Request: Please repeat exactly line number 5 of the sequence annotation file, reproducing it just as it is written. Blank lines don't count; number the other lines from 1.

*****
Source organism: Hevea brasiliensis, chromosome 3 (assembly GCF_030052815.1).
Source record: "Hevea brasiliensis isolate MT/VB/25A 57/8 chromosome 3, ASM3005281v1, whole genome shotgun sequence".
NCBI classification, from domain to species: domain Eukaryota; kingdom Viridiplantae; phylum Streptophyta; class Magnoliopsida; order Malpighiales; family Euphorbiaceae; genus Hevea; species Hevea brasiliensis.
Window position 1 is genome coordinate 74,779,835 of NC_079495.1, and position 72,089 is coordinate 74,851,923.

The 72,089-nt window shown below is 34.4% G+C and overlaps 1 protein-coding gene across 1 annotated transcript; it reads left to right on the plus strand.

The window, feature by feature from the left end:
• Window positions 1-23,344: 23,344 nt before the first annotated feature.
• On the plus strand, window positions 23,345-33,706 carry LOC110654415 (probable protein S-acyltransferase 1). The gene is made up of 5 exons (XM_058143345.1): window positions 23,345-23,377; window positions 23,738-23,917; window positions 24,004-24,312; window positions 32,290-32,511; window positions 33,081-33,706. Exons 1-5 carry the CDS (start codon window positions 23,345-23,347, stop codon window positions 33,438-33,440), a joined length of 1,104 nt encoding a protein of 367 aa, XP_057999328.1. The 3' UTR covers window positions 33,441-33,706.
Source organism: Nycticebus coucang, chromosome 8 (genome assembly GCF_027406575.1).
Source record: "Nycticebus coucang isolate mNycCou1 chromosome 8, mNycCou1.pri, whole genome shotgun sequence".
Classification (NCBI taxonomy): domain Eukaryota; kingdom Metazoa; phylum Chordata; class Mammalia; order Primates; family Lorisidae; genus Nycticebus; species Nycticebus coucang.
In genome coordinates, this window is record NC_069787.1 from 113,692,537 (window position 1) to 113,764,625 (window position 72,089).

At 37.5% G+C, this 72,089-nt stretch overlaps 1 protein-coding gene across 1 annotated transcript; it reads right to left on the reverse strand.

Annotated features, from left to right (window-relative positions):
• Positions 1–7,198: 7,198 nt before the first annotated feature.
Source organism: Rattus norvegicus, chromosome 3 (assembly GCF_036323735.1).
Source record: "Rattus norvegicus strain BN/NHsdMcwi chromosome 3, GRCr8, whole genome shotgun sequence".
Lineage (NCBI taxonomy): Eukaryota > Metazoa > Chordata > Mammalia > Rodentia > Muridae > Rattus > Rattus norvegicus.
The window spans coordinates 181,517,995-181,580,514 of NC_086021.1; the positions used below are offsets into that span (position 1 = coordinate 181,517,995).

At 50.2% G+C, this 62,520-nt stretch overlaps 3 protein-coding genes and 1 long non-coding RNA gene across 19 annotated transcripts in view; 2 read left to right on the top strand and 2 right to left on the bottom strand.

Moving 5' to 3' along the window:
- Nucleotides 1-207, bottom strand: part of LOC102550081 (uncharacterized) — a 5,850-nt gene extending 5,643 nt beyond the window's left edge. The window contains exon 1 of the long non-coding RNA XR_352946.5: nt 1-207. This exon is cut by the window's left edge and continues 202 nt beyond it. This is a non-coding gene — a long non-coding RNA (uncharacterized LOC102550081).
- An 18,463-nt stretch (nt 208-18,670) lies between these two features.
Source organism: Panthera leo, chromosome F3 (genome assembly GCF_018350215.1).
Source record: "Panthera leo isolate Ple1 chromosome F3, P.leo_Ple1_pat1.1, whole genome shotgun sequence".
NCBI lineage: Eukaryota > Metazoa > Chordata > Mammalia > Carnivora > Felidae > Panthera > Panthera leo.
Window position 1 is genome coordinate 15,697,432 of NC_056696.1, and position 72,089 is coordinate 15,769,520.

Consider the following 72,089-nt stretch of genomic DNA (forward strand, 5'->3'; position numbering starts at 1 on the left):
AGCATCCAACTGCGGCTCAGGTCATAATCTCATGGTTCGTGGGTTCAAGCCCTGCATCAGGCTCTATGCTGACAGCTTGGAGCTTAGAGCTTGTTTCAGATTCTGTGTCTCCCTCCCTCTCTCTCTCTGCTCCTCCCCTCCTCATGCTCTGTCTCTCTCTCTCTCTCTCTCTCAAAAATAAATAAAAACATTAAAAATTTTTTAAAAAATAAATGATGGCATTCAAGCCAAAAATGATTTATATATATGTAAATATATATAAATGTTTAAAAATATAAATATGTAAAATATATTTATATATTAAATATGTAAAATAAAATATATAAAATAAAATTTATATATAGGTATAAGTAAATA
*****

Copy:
The 72,089-nt window shown below is 34.4% G+C and overlaps 1 protein-coding gene across 1 annotated transcript; it reads left to right on the plus strand.